Skip to main content

Kings kick off Draft night dealings @NHLdotcom
It took well into the middle of the first round before the wheeling and dealing started during Friday night’s first round of the NHL Entry Draft.

The first 14 picks went off without a deal before Los Angeles Kings GM Dean Lombardi, who had his eyes on hulking defenseman Derek Forbort, made a deal to move up and get him.

Moments after sending the 19th and 59th picks to the Florida Panthers in exchange for the 15th selection, Lombardi and his staff plucked the 6-foot-4, 195-pound Forbort. A native of Duluth, Minn., Forbort had 4 goals, 10 assists and 26 penalty minutes in 26 games with the U.S. National Under-17 Team.

That was the first deal of the night -- and the second one came just a few minutes later when the Ottawa Senators dealt the 16th pick to the St. Louis Blues in exchange for Swedish defenseman David Rundblad, who was taken No. 17 last year and is expected to spend another year in Sweden.

Montreaal and Phoenix made the third deal of the first round when the Coyotes send their first-round pick, No. 22, and a fourth-rounder to Montreal for the Canadiens' first- and second-round picks -- Nos. 27 and 57. The Canadiens used the pick to take Jarred Tinordi, a defenseman with the United States Under-18 team and the son of former NHL defenseman Mark Tinordi.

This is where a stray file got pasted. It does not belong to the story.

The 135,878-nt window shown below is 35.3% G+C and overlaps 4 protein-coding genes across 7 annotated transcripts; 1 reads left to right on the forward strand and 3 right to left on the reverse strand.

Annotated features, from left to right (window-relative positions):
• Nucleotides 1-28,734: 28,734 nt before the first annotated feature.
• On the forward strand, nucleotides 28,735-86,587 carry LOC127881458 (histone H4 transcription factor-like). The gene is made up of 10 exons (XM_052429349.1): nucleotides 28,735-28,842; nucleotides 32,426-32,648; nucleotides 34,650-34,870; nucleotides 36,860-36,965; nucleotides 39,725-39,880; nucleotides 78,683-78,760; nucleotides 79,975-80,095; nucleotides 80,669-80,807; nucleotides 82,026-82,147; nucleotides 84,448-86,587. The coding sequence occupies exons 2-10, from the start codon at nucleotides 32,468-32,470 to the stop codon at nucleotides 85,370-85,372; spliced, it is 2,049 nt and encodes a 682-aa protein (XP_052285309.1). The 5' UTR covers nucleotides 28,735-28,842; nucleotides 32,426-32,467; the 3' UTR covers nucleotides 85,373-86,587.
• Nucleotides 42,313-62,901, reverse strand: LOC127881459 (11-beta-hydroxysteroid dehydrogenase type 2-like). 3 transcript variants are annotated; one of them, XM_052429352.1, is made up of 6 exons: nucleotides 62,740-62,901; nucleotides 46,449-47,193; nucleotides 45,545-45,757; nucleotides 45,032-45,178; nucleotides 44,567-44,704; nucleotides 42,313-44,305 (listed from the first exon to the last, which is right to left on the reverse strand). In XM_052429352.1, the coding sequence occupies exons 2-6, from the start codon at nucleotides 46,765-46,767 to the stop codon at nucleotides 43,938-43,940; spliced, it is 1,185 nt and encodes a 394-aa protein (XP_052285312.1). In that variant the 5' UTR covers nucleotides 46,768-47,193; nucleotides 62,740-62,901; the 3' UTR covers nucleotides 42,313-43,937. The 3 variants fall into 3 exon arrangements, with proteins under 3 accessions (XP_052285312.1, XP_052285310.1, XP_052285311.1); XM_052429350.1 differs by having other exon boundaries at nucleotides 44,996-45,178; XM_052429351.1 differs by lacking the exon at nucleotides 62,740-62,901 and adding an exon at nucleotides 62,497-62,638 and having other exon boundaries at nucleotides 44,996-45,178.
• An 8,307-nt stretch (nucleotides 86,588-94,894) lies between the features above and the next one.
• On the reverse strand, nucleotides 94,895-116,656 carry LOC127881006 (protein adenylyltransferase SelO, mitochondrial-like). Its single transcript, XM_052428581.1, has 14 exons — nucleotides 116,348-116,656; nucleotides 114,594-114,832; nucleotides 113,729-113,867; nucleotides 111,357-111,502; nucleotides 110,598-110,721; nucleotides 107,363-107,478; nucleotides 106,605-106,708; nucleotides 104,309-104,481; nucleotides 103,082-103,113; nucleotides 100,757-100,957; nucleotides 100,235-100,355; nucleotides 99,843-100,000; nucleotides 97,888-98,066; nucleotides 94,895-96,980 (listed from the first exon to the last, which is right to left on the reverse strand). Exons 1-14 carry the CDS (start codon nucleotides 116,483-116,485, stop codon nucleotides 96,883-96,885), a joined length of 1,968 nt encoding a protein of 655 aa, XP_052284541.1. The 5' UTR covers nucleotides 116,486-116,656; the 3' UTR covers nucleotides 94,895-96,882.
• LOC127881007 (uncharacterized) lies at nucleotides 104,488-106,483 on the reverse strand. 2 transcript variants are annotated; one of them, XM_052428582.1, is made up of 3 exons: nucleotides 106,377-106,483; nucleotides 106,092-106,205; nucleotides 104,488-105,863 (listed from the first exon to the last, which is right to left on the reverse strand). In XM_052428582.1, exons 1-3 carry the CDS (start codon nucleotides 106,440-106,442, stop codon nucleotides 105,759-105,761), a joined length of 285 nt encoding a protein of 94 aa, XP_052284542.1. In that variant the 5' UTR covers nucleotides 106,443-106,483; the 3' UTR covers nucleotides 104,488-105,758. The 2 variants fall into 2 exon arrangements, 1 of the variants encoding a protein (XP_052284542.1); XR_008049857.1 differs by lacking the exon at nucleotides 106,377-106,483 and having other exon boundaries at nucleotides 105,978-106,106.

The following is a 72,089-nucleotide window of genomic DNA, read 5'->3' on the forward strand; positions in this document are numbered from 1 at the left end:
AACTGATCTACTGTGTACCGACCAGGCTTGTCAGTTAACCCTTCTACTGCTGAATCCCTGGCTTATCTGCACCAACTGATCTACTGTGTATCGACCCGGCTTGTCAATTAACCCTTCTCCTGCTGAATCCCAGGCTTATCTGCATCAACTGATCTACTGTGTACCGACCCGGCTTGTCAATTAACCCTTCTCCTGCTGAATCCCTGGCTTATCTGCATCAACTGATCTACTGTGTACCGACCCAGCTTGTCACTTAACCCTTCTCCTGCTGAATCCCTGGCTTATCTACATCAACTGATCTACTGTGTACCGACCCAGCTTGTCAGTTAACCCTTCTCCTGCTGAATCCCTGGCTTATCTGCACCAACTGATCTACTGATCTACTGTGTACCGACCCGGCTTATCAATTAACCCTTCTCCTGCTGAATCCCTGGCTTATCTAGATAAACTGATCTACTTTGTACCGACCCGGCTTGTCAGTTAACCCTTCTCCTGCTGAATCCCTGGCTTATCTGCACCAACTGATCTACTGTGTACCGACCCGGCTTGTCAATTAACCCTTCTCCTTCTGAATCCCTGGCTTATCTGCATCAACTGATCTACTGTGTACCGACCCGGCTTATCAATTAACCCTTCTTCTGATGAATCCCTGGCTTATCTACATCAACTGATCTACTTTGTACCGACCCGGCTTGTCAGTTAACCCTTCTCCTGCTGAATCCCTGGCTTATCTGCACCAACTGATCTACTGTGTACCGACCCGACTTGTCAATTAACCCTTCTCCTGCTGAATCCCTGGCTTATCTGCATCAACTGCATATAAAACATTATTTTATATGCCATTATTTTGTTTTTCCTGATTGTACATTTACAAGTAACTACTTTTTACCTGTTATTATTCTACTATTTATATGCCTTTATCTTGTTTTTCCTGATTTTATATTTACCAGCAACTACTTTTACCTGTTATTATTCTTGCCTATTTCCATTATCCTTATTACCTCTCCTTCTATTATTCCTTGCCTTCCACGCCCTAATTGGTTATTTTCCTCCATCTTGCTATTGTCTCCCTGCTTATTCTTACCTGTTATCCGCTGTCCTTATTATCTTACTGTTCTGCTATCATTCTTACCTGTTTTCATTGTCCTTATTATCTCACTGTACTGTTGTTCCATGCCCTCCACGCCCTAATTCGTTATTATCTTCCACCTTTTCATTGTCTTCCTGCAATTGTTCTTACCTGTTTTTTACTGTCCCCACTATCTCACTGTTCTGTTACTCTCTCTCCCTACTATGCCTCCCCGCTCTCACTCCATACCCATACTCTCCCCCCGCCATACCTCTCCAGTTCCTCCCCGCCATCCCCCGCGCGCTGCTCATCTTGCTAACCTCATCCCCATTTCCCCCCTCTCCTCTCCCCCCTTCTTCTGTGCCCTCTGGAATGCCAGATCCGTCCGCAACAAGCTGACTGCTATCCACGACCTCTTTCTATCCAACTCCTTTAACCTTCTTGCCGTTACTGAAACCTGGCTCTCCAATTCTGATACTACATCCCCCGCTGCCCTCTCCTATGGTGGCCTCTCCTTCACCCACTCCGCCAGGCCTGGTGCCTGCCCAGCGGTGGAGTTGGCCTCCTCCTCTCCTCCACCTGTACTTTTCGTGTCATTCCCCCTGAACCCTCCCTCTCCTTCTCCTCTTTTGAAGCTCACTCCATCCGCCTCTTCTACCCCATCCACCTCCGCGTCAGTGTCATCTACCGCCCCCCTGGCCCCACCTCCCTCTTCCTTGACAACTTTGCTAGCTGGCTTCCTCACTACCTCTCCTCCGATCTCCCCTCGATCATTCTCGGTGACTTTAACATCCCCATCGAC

Florida and Vancouver pulled off the first deal involving a player when GM Dale Tallon sent defenseman Keith Ballard and forward Victor Oreskovich to Vancouver for forwards Michael Grabner and Steve Bernier along with the Canucks' first-round pick, No. 25. The Panthers, picking for the third time in the opening round, picked center Quinton Howden from Moose Jaw of the Western Hockey League.

The last deal involved the final pick of the night, as the New York Islanders dealt a pair of second-rounders (Nos. 35 and 58) to Chicago for the 30th pick, which they used to select Minnesota high school player Brock Nelson.

View More

The NHL has updated its Privacy Policy effective January 16, 2020. We encourage you to review it carefully.

The NHL uses cookies, web beacons, and other similar technologies. By using NHL websites or other online services, you consent to the practices described in our Privacy Policy and Terms of Service, including our Cookie Policy.